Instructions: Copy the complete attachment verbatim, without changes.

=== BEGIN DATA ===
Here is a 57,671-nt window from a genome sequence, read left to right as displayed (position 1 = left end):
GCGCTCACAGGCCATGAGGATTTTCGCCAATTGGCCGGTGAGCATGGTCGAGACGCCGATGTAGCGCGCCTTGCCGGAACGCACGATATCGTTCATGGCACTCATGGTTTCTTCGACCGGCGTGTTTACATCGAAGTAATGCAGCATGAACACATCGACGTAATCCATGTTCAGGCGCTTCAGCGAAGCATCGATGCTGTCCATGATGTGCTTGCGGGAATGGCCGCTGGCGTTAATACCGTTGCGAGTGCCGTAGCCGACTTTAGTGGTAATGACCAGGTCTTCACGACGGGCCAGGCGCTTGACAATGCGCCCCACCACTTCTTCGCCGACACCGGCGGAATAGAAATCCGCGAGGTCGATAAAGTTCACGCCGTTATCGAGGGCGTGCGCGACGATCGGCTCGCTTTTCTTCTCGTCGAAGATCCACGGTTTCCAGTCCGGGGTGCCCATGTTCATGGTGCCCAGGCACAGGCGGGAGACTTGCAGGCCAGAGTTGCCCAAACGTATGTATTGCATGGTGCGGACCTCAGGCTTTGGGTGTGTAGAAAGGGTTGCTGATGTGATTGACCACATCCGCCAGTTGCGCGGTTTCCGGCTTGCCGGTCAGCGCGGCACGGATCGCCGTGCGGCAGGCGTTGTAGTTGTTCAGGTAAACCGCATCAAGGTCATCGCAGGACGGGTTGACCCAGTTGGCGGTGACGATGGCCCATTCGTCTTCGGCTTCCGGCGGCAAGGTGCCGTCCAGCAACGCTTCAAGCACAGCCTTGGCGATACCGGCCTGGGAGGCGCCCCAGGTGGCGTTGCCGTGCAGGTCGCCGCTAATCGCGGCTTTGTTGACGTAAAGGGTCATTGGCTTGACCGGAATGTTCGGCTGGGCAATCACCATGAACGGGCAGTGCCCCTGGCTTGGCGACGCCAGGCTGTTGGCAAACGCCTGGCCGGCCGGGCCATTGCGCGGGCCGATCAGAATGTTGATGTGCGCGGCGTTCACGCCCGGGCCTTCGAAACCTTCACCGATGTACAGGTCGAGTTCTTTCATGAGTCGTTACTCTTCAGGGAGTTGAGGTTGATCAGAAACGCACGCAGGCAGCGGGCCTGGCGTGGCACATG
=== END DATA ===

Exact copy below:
Here is a 57,671-nt window from a genome sequence, read left to right as displayed (position 1 = left end):
GCGCTCACAGGCCATGAGGATTTTCGCCAATTGGCCGGTGAGCATGGTCGAGACGCCGATGTAGCGCGCCTTGCCGGAACGCACGATATCGTTCATGGCACTCATGGTTTCTTCGACCGGCGTGTTTACATCGAAGTAATGCAGCATGAACACATCGACGTAATCCATGTTCAGGCGCTTCAGCGAAGCATCGATGCTGTCCATGATGTGCTTGCGGGAATGGCCGCTGGCGTTAATACCGTTGCGAGTGCCGTAGCCGACTTTAGTGGTAATGACCAGGTCTTCACGACGGGCCAGGCGCTTGACAATGCGCCCCACCACTTCTTCGCCGACACCGGCGGAATAGAAATCCGCGAGGTCGATAAAGTTCACGCCGTTATCGAGGGCGTGCGCGACGATCGGCTCGCTTTTCTTCTCGTCGAAGATCCACGGTTTCCAGTCCGGGGTGCCCATGTTCATGGTGCCCAGGCACAGGCGGGAGACTTGCAGGCCAGAGTTGCCCAAACGTATGTATTGCATGGTGCGGACCTCAGGCTTTGGGTGTGTAGAAAGGGTTGCTGATGTGATTGACCACATCCGCCAGTTGCGCGGTTTCCGGCTTGCCGGTCAGCGCGGCACGGATCGCCGTGCGGCAGGCGTTGTAGTTGTTCAGGTAAACCGCATCAAGGTCATCGCAGGACGGGTTGACCCAGTTGGCGGTGACGATGGCCCATTCGTCTTCGGCTTCCGGCGGCAAGGTGCCGTCCAGCAACGCTTCAAGCACAGCCTTGGCGATACCGGCCTGGGAGGCGCCCCAGGTGGCGTTGCCGTGCAGGTCGCCGCTAATCGCGGCTTTGTTGACGTAAAGGGTCATTGGCTTGACCGGAATGTTCGGCTGGGCAATCACCATGAACGGGCAGTGCCCCTGGCTTGGCGACGCCAGGCTGTTGGCAAACGCCTGGCCGGCCGGGCCATTGCGCGGGCCGATCAGAATGTTGATGTGCGCGGCGTTCACGCCCGGGCCTTCGAAACCTTCACCGATGTACAGGTCGAGTTCTTTCATGAGTCGTTACTCTTCAGGGAGTTGAGGTTGATCAGAAACGCACGCAGGCAGCGGGCCTGGCGTGGCACATG